Adjust size of text


Follow us and continue the conversation

Your saved articles

You haven't saved any articles

What are you looking for?

The stunt behind the Swedish request to burn a Torah

TJI Wrap
Print this
The stunt behind the Swedish request to burn a Torah

Published: 18 July 2023

Last updated: 5 March 2024

After gaining police permission to burn a Torah, an activist claimed he never intended to go through with the act.

Ahmed Alloush, a 32-year-old Swedish national, announced last week that he would burn books of Torah outside the Israeli embassy on Saturday.

Alloush had received police permission to burn the books, after another case in which an activist burned a Koran outside a mosque in Stockholm.

But when the gathering went ahead, Alloush announced he had never intended to burn any books.

“As a Muslim, I don’t burn books,” he said, speaking to Swedish media, explaining that his goal was simply to throw a spotlight on the Swedish laws that allow for such events to take place. 

“Nobody should be doing that,” he said, as he held a copy of the Koran in his hand. He threw to the ground a lighter he had brought with him.

The possibility of such a deeply controversial event shocked Israel and Jewish communities in Sweden and around the globe.

Israeli leaders on Friday strongly condemned the intent to burn sacred texts after Swedish police announced on Friday that it would allow the burning.

“I strongly condemn Swedish authorities’ decision to the burning of the Hebrew Bible in front of the Israeli embassy in its country,” Prime Minister Benjamin Netanyahu said.

“The State of Israel takes very seriously this shameful decision that harms the most sacred [scripture] of the Jewish people. The holy books of all religions must be respected,” Netanyahu said.

Historically, the burning of burning of Jewish books often heralded times of extreme persecution, including the Holocaust.

But a leading Swedish rabbi said he did not consider the action antisemitic.

"It is an attempt to challenge freedom of expression and exploit it for acts of hatred," said Rabbi Moshe HaCohen, who heads Amanah Muslim Jewish Partnership of Trust and worked with Muslim leaders to stop the event proceeding.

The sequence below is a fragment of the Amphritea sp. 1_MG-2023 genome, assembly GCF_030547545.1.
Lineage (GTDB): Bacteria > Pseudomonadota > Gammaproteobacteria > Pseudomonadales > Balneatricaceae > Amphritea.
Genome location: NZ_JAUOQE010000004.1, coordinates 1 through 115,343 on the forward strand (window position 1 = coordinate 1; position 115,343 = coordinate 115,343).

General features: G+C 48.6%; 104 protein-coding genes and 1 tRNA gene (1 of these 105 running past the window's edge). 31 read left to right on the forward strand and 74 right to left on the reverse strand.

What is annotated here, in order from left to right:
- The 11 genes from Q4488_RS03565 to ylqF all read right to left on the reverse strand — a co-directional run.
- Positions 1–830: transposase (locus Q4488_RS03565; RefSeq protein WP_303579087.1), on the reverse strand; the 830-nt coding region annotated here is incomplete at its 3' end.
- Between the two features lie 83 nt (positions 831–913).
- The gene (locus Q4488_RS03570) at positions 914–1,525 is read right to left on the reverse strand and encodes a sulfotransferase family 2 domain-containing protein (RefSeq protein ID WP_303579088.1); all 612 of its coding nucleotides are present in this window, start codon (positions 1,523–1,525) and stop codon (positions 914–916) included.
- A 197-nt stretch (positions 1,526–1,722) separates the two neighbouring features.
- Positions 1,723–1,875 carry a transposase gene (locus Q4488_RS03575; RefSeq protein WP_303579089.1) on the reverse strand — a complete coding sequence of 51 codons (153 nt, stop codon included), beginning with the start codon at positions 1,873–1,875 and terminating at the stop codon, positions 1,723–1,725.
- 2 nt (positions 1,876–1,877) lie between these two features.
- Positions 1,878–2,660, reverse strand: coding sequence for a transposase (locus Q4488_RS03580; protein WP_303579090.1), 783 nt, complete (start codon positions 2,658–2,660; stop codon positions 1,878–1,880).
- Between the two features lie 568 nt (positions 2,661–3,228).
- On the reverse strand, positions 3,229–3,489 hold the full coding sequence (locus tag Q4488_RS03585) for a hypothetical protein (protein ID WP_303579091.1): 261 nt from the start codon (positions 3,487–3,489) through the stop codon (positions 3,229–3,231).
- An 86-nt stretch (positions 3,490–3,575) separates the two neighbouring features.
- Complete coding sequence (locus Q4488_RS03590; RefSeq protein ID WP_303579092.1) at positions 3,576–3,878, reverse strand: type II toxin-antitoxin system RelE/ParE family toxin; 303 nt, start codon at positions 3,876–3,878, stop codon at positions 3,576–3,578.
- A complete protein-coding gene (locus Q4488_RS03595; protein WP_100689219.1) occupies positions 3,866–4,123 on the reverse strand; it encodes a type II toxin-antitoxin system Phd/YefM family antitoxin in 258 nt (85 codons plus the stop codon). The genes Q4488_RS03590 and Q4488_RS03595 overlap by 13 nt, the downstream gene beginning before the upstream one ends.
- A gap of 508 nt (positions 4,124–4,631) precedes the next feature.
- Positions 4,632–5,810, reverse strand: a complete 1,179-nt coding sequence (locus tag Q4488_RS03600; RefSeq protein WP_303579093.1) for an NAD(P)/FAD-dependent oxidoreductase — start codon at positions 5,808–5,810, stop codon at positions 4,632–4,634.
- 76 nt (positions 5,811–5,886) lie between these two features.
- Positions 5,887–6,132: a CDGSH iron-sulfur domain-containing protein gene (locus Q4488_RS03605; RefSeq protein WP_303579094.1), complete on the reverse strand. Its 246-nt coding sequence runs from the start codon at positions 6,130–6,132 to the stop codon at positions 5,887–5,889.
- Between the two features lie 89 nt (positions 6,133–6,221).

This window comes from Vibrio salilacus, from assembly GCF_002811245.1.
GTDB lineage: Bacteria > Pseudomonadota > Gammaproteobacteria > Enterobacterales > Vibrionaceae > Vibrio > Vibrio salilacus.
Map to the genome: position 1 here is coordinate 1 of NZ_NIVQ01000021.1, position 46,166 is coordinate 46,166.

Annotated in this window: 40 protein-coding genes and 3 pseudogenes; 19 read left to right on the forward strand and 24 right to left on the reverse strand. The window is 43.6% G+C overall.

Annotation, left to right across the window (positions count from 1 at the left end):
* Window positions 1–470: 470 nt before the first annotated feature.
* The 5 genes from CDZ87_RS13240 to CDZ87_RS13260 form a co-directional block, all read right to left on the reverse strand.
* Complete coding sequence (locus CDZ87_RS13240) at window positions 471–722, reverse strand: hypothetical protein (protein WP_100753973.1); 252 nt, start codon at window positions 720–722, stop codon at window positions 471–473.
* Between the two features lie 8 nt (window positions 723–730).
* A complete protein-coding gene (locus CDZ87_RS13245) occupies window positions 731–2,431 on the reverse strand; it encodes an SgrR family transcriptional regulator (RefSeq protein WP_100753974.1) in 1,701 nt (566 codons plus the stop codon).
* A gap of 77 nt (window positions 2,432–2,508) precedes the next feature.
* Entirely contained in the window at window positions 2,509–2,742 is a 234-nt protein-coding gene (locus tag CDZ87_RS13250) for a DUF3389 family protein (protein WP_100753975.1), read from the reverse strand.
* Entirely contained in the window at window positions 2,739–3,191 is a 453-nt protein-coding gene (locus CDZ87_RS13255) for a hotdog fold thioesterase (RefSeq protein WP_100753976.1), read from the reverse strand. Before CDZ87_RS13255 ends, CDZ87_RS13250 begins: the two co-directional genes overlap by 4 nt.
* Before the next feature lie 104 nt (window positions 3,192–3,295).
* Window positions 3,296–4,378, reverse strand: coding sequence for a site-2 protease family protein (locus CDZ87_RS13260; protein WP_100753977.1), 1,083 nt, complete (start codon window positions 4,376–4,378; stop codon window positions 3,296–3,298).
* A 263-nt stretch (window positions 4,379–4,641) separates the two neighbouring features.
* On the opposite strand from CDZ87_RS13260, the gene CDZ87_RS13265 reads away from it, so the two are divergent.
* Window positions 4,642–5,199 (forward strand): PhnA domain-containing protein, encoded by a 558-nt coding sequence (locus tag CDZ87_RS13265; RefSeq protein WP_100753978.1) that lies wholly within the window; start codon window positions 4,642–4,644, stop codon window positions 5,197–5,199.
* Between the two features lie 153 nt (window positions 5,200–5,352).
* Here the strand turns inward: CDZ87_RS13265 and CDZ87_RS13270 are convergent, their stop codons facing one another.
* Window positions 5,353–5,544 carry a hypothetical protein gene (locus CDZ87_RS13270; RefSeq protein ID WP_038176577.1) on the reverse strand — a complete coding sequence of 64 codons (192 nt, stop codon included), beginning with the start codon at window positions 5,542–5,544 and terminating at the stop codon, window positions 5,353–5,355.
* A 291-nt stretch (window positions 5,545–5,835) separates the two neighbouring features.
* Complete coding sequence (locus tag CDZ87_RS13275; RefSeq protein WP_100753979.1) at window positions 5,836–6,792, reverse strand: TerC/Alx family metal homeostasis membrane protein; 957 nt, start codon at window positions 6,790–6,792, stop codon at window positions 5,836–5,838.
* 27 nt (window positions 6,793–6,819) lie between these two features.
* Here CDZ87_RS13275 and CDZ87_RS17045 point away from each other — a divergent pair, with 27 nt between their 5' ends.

"The individual wants to see if the system is biased and whether it will permit the burning of the Bible just as it allowed the burning of the Koran. In Sweden, freedom of expression is considered a sacred value," HaCohen added.


Swedish activist backs off Bible burning in Stockholm (Ynet)

Would-be book burner admits, ‘I never had any intention of burning a Torah’ (Jerusalem Post)

Chief Sweden rabbi: 'Burning Torah not antisemitic' (Middle East Monitor)

Man who planned Hebrew Bible-burning event in Stockholm delivers speech against act instead (Haaretz)


Egypt religious officials respond to Ben-Gvir remarks on 'extremist Islam' (Middle East Monitor)
Former head of the Fatwa Committee at Al-Azhar Al-Shareef, Sheikh Abdul Hamid Al-Atrash, on Friday slammed Israeli Minister of National Security Itamar Ben-Gvir over claiming that burning the Torah in Sweden is a result of "extremist Islam".

Antisemitic, racist remarks by Finnish lawmakers spark controversy (Ynet)
Far-right Finns Party lawmakers can’t seem to catch a break as seemingly never-ending list of egregious past comments keep surfacing; “Does anyone feel like spitting on beggars and hitting n***** children today in Helsinki?”

Photo:  Ahmed Alloush, who received police permission to burn a Hebrew bible before the Israel embassy in Sweden, on Saturday (David Stavrou)

The Jewish Independent acknowledges Aboriginal and Torres Strait Islander peoples as the Traditional Owners and Custodians of Country throughout Australia. We pay our respects to Elders past and present, and strive to honour their rich history of storytelling in our work and mission.

Enter site